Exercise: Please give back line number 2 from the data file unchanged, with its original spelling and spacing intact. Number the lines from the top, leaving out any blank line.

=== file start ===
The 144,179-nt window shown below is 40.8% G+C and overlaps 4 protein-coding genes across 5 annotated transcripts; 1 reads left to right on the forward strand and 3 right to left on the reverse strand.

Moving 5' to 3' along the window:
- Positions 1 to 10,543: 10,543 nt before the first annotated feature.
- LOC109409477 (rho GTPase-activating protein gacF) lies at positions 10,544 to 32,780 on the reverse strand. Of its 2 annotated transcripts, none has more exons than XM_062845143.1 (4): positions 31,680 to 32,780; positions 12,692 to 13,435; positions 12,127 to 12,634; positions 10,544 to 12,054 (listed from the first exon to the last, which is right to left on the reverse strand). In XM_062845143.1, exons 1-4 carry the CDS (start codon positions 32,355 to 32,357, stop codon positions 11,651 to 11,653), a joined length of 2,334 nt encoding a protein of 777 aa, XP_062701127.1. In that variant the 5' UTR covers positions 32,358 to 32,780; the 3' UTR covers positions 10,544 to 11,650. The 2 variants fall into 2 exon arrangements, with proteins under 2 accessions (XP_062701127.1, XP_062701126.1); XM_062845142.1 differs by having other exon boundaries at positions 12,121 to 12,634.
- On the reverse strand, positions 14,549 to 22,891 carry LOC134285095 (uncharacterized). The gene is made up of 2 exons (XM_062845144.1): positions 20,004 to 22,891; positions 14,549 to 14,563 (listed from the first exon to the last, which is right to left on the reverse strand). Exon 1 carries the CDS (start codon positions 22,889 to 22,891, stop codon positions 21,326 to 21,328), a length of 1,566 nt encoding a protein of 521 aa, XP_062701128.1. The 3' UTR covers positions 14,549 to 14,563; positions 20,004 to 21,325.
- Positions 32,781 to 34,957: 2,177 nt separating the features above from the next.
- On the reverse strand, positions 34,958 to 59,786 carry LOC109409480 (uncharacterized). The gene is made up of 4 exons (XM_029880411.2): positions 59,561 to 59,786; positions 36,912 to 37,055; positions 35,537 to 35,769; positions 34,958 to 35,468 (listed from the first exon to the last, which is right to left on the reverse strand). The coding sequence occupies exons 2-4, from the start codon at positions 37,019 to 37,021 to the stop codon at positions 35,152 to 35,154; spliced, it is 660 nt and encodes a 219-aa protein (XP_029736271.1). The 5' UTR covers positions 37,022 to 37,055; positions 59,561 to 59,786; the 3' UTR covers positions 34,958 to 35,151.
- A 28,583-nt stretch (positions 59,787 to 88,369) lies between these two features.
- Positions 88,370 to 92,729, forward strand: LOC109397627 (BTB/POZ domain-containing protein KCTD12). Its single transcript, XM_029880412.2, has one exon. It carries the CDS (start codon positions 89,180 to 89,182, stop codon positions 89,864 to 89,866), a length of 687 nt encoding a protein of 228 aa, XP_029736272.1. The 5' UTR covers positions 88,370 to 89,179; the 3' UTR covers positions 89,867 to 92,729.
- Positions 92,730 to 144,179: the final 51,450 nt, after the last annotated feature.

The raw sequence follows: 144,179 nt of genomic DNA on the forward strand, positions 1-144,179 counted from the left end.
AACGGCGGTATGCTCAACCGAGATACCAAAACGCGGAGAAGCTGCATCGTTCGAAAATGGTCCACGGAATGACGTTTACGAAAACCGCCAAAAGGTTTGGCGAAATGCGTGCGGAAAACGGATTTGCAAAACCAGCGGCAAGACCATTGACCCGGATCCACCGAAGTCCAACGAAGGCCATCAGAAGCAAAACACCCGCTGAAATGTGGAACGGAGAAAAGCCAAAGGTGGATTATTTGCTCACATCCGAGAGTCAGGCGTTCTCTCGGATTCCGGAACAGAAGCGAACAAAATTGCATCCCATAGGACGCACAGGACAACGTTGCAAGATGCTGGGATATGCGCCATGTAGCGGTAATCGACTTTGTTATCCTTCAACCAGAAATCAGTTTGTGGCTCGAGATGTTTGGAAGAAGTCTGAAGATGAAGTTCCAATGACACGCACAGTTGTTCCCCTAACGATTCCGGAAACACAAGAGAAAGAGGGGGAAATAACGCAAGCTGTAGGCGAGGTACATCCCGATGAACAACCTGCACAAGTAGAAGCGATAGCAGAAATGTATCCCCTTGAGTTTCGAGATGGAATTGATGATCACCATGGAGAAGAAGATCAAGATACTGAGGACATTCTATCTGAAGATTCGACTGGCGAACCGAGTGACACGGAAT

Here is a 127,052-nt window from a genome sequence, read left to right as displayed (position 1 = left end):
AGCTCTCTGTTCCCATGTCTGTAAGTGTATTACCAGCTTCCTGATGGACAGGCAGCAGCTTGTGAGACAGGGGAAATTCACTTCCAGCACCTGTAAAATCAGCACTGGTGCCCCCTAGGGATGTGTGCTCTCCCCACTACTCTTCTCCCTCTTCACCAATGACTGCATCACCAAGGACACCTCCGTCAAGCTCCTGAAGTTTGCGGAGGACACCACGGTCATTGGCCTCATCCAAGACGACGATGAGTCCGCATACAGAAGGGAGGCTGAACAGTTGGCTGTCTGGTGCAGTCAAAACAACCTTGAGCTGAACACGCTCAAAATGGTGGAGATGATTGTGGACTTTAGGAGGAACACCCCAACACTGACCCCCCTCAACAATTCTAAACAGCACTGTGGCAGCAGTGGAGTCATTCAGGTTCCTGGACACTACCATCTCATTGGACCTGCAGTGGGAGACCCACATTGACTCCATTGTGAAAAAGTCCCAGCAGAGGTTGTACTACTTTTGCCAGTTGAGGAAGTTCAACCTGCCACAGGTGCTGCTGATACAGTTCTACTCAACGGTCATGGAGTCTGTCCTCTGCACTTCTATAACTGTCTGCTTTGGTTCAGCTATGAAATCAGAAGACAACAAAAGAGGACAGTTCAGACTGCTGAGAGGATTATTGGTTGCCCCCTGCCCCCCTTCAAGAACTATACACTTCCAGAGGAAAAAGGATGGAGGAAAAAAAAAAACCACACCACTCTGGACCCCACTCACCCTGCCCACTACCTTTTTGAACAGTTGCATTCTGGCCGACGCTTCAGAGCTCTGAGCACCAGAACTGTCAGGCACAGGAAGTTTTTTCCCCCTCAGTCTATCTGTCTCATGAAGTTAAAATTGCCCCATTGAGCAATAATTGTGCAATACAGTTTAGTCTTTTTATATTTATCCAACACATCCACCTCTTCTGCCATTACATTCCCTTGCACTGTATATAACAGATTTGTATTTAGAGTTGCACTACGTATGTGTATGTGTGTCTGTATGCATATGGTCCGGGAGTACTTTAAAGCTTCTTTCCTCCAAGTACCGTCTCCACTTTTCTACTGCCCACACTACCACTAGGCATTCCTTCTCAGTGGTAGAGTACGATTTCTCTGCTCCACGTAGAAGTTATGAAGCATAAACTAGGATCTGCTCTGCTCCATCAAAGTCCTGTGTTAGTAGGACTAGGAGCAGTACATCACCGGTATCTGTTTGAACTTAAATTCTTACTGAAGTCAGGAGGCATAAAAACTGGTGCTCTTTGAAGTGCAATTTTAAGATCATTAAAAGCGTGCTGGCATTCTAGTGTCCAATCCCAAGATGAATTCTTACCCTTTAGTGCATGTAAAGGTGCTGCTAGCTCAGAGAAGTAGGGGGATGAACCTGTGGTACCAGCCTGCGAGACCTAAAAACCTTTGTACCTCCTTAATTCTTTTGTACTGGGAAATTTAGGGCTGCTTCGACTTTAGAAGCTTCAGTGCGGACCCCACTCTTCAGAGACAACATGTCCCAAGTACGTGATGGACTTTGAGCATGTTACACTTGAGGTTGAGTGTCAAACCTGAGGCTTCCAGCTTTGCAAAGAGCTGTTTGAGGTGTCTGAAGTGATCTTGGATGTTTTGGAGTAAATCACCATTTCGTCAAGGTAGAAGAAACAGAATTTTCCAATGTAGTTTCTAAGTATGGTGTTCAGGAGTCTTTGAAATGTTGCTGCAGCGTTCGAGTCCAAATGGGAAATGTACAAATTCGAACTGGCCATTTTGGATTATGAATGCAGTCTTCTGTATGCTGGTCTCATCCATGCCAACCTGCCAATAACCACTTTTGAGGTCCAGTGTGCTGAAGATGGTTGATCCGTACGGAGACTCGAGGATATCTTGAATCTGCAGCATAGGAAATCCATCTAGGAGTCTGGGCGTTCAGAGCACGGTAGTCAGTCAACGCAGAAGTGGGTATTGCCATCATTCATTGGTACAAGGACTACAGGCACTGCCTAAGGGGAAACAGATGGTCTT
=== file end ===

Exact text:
Moving 5' to 3' along the window: